Microsoft and Yahoo have turned a corner and are finally negotiating in earnest about their possible merger, although a deal is far from imminent, according to media reports.
In anonymously sourced stories published online midafternoon Friday in the US, both The New York Times and The Wall Street Journal reported that talks between the companies have suddenly gathered steam.
It has been three months since Microsoft announced its cash-and-stock bid for Yahoo, valued then at US$44.6 billion but now worth about US$42 billion because Microsoft's stock has lost value.
At the time, Microsoft's management sounded confident that the acquisition would proceed swiftly, but Yahoo's board threw back the offer in Microsoft's face, saying it undervalued the company.
Since then, talks between the companies have reportedly been few and unproductive, as Yahoo sought alternative deals and Microsoft threatened to go hostile or, lately, to walk away.
As Yahoo let lapse Microsoft's deadline to wrap up negotiations on Saturday, everyone with a stake in the deal has been anxiously awaiting Microsoft's next move.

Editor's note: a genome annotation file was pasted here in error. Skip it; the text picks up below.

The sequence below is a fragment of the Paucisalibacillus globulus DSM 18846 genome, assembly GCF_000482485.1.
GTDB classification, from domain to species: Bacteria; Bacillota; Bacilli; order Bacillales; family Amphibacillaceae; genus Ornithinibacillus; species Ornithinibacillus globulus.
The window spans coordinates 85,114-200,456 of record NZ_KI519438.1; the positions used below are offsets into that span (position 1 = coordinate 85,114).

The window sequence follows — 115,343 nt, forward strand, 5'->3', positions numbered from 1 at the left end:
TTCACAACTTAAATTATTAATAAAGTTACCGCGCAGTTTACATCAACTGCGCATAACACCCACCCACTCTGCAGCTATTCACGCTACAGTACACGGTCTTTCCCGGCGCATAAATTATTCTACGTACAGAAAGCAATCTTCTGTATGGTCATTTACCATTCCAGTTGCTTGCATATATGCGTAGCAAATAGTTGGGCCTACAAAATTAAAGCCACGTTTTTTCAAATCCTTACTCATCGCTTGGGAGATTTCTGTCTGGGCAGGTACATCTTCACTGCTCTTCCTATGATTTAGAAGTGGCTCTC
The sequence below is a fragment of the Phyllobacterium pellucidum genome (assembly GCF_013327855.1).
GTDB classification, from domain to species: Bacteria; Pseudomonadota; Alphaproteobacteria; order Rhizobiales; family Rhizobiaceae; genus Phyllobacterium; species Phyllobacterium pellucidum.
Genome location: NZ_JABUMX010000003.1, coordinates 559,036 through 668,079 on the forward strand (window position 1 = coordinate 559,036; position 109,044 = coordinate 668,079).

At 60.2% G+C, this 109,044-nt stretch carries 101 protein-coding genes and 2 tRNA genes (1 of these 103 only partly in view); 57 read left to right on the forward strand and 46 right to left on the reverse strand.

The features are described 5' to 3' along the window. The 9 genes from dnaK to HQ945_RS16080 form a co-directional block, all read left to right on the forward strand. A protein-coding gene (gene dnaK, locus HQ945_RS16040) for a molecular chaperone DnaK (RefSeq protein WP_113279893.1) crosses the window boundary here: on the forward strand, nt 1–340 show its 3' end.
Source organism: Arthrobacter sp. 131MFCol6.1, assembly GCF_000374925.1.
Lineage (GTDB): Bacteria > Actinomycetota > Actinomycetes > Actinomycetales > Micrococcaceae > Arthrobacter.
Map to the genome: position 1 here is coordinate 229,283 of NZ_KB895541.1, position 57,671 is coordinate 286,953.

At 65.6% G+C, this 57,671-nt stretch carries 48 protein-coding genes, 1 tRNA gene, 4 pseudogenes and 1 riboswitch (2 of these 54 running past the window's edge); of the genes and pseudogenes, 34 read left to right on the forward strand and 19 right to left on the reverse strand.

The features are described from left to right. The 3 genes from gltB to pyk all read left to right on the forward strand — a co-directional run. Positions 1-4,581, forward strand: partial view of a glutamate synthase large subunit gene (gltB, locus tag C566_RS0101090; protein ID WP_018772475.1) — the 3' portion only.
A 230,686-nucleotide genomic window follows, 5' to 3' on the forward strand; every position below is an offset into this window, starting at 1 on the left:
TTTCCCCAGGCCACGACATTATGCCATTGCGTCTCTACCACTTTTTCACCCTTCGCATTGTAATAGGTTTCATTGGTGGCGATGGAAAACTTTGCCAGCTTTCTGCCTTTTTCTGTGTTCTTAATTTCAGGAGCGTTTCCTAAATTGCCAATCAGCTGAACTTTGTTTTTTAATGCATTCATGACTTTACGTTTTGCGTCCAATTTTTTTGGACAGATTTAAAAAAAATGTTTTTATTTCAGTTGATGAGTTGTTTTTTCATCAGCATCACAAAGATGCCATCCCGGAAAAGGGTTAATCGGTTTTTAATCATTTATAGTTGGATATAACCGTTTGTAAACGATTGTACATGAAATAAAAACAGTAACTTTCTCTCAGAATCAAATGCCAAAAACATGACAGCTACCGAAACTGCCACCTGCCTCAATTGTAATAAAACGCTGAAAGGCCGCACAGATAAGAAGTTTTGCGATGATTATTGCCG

As recently as Friday morning, consensus was that Microsoft would announce a hostile takeover strategy, such as launching a proxy fight to replace Yahoo's directors with its own slate of candidates that shareholders could elect at their next annual meeting.
However, now it appears that the companies have made progress over the so far apparently insurmountable disagreement over price, prompting Microsoft to stay at the negotiating table in the hopes of reaching a friendly deal.
According to The Journal, Microsoft indicated this week it would be willing to raise its bid to as much as US$33 per Yahoo share, below the US$35-per-share minimum that major shareholders are hoping for.
Microsoft's offer is currently valued at about US$29.30 per share, according to The Times, whose sources said that a US$34 per share offer could be a happy medium and get the deal done.